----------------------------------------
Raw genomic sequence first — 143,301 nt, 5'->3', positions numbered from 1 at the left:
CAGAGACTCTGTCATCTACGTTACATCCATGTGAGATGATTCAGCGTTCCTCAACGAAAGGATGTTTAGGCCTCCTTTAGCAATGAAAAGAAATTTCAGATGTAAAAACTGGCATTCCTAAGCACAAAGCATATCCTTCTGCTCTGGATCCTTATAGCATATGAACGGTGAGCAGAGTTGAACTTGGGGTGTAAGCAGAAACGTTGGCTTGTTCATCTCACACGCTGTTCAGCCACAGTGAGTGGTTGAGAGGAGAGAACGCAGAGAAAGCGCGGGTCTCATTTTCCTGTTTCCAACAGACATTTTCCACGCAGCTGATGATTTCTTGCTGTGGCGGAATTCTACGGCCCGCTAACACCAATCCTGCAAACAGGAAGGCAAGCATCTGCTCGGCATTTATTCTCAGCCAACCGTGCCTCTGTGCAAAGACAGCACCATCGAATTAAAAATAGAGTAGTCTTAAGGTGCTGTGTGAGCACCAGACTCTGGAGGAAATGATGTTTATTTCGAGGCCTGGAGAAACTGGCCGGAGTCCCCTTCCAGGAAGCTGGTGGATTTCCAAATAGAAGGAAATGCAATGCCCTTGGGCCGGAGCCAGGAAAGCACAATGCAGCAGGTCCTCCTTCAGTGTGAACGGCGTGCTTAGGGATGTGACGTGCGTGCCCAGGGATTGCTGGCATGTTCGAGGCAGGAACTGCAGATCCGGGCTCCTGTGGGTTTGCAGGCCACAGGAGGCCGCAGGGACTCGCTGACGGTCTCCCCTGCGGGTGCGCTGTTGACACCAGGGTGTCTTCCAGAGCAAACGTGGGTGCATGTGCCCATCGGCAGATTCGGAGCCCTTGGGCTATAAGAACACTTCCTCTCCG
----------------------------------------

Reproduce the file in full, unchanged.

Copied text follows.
Raw genomic sequence first — 143,301 nt, 5'->3', positions numbered from 1 at the left:
CAGAGACTCTGTCATCTACGTTACATCCATGTGAGATGATTCAGCGTTCCTCAACGAAAGGATGTTTAGGCCTCCTTTAGCAATGAAAAGAAATTTCAGATGTAAAAACTGGCATTCCTAAGCACAAAGCATATCCTTCTGCTCTGGATCCTTATAGCATATGAACGGTGAGCAGAGTTGAACTTGGGGTGTAAGCAGAAACGTTGGCTTGTTCATCTCACACGCTGTTCAGCCACAGTGAGTGGTTGAGAGGAGAGAACGCAGAGAAAGCGCGGGTCTCATTTTCCTGTTTCCAACAGACATTTTCCACGCAGCTGATGATTTCTTGCTGTGGCGGAATTCTACGGCCCGCTAACACCAATCCTGCAAACAGGAAGGCAAGCATCTGCTCGGCATTTATTCTCAGCCAACCGTGCCTCTGTGCAAAGACAGCACCATCGAATTAAAAATAGAGTAGTCTTAAGGTGCTGTGTGAGCACCAGACTCTGGAGGAAATGATGTTTATTTCGAGGCCTGGAGAAACTGGCCGGAGTCCCCTTCCAGGAAGCTGGTGGATTTCCAAATAGAAGGAAATGCAATGCCCTTGGGCCGGAGCCAGGAAAGCACAATGCAGCAGGTCCTCCTTCAGTGTGAACGGCGTGCTTAGGGATGTGACGTGCGTGCCCAGGGATTGCTGGCATGTTCGAGGCAGGAACTGCAGATCCGGGCTCCTGTGGGTTTGCAGGCCACAGGAGGCCGCAGGGACTCGCTGACGGTCTCCCCTGCGGGTGCGCTGTTGACACCAGGGTGTCTTCCAGAGCAAACGTGGGTGCATGTGCCCATCGGCAGATTCGGAGCCCTTGGGCTATAAGAACACTTCCTCTCCG